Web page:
High hopes for Mandarin initiative
Updated: 2012-09-21 11:12 By Yu Wei in New York (China Daily) Nearly half of ninth-graders in Bibb…
Georgia (Sep 21, 2012) — Nearly half of ninth-graders in Bibb County dropped out of school during 2011-2012, among the worst rates of any district in Georgia, according to the state Education Department.
Link To Articlehttp://usa.chinadaily.com.cn/2012-09/21/content_15773428.htm
Updated: 2012-09-21 11:12
By Yu Wei in New York (China Daily)
Hoping to turn around its academic performance, the Bibb County School District is becoming a leader among US public school systems in language instruction. It's implementing a bold plan to make Mandarin Chinese required for all students from pre-kindergarten through 12th grade within three years.
Incorporating Mandarin into the district-wide curriculum is the linchpin of the county's strategy for transforming local public schools.
"The intent is that as students learn Mandarin, their opportunities to fulfill the Bibb mission of 'all students college-ready' will become a reality, as well as being prepared to live and work in a global, multiethnic economy as productive citizens," said Jane Drennan, the district's deputy superintendent of teaching and learning.
"US public schools have traditionally not included bilingual education as a part of the core curriculum for students," she added. "That makes us one of the few countries in the world that teaches only English in our school systems, thus the vast majority of our citizens can only speak English.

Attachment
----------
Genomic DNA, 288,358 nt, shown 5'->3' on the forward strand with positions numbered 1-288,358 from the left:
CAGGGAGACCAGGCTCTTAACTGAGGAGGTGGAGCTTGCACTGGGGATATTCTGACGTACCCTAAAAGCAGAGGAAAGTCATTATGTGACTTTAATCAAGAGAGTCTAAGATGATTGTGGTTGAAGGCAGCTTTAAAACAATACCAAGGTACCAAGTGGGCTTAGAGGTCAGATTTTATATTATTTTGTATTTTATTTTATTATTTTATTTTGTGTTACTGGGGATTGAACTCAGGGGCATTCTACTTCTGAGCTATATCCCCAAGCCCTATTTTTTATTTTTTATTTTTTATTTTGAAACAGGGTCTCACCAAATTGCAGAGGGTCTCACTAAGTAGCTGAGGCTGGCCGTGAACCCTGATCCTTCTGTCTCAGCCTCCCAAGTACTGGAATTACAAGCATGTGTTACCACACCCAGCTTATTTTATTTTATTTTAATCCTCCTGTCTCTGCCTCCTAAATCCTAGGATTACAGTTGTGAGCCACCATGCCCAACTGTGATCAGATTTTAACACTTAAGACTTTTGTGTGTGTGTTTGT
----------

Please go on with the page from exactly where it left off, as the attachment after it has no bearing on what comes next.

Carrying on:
"In today's global, multi-ethnic society it is imperative that we address this gap in our students' education." ……
The program involves the hiring of 25 teachers through the Confucius Institute at Kennesaw State University, a two-hour drive from Bibb County, who provide the compulsory Chinese instruction. The educators were trained in teaching Chinese as a second language at Yangzhou University and have taught at schools in China.
Each teacher's yearly salary consists of $12,000 from the Office of Chinese Language Council International (known as Hanban and overseen by China's Education Ministry), and $16,000 by the Bibb County district, said Ken Jin, director of the Kennesaw Confucius Institute.
According to Jin, the teachers in Bibb County are the first to arrive in the US since last spring's resolution of a dispute between the State Department and Hanban over the visa eligibility of Confucius Institute hires attached to American schools. The department had ordered such teachers to leave the US and reapply for entry, saying they shouldn't have been using J-1 visas meant for foreign scholars engaged in work- or study-based exchange programs at colleges and universities. US officials later reversed that decision.
A leader in innovative teaching and learning, Kennesaw State University offers more than 150 undergraduate, graduate and doctoral degrees to its approximately 38,000 students. With 13 colleges on two metro Atlanta campuses, Kennesaw State is a member of the University System of Georgia and the third-largest university in the state. The university’s vibrant campus culture, diverse population, strong global ties and entrepreneurial spirit draw students from throughout the region and from 92 countries across the globe. Kennesaw State is a Carnegie-designated doctoral research institution (R2), placing it among an elite group of only 6 percent of U.S. colleges and universities with an R1 or R2 status, and one of the 50 largest public institutions in the country. For more information, visit kennesaw.edu.